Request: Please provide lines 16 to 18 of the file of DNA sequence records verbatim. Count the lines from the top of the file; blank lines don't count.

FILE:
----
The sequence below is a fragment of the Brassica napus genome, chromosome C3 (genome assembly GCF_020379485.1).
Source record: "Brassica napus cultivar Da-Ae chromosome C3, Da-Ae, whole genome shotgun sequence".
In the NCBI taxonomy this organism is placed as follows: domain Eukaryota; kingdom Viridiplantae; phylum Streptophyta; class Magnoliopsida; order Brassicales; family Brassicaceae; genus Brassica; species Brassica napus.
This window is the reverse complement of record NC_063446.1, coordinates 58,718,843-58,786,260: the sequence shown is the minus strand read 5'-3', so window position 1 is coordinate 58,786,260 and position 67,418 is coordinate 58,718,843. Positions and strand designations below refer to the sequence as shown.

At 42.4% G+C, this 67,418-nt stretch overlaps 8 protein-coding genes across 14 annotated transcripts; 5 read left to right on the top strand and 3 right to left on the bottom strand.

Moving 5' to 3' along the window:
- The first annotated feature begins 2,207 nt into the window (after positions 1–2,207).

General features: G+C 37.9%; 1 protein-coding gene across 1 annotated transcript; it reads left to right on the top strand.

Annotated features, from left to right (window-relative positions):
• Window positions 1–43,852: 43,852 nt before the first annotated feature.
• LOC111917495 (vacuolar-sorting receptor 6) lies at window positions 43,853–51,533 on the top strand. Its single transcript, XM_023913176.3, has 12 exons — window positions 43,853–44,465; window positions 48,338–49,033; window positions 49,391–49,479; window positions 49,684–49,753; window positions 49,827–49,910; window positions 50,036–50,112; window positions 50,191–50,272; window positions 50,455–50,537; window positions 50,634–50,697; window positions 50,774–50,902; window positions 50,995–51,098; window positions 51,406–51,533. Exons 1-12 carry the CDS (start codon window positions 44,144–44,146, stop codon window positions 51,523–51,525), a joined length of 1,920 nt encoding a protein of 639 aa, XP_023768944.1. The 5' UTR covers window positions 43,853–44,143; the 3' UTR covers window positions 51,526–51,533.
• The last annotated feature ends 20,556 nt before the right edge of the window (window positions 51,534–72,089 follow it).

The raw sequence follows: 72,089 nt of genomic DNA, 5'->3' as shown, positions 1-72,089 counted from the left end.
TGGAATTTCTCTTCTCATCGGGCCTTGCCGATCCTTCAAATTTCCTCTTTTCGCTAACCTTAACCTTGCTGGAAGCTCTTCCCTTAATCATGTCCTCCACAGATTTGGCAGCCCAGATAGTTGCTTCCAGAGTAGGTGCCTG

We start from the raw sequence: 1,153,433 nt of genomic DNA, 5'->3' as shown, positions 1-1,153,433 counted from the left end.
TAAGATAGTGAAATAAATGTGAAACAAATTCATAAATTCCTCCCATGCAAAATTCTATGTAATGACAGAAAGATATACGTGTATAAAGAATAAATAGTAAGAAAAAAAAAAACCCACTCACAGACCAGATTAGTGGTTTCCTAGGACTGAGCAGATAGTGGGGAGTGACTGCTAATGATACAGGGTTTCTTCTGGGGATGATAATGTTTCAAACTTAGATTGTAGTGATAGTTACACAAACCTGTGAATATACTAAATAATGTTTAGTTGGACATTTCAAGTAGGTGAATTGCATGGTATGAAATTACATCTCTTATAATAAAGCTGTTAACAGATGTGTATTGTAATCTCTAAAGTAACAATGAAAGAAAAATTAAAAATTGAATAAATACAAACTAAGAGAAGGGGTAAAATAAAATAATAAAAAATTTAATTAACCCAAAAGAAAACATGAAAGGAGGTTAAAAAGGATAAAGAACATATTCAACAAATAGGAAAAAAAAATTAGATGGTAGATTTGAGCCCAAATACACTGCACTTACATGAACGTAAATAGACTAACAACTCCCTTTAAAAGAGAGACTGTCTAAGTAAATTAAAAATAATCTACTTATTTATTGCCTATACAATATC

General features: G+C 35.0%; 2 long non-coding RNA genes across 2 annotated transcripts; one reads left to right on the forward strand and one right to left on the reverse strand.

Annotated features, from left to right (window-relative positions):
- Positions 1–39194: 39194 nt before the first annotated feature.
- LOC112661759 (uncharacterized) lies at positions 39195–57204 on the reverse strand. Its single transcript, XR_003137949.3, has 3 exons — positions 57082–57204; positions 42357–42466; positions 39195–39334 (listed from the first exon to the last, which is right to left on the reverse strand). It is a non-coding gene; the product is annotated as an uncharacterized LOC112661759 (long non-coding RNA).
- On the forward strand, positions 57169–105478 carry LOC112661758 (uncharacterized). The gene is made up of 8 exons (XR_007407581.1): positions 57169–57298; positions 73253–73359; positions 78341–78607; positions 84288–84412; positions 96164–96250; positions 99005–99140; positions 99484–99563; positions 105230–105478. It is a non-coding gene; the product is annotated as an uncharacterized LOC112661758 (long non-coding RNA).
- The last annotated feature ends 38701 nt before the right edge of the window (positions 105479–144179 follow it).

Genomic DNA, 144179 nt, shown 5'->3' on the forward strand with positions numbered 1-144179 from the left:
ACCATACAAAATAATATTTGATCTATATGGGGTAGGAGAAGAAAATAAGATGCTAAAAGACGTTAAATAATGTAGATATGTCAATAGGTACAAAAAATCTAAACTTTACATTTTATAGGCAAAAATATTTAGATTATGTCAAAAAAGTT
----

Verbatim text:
TAAGATAGTGAAATAAATGTGAAACAAATTCATAAATTCCTCCCATGCAAAATTCTATGTAATGACAGAAAGATATACGTGTATAAAGAATAAATAGTAAGAAAAAAAAAAACCCACTCACAGACCAGATTAGTGGTTTCCTAGGACTGAGCAGATAGTGGGGAGTGACTGCTAATGATACAGGGTTTCTTCTGGGGATGATAATGTTTCAAACTTAGATTGTAGTGATAGTTACACAAACCTGTGAATATACTAAATAATGTTTAGTTGGACATTTCAAGTAGGTGAATTGCATGGTATGAAATTACATCTCTTATAATAAAGCTGTTAACAGATGTGTATTGTAATCTCTAAAGTAACAATGAAAGAAAAATTAAAAATTGAATAAATACAAACTAAGAGAAGGGGTAAAATAAAATAATAAAAAATTTAATTAACCCAAAAGAAAACATGAAAGGAGGTTAAAAAGGATAAAGAACATATTCAACAAATAGGAAAAAAAAATTAGATGGTAGATTTGAGCCCAAATACACTGCACTTACATGAACGTAAATAGACTAACAACTCCCTTTAAAAGAGAGACTGTCTAAGTAAATTAAAAATAATCTACTTATTTATTGCCTATACAATATC

General features: G+C 35.0%; 2 long non-coding RNA genes across 2 annotated transcripts; one reads left to right on the forward strand and one right to left on the reverse strand.

Annotated features, from left to right (window-relative positions):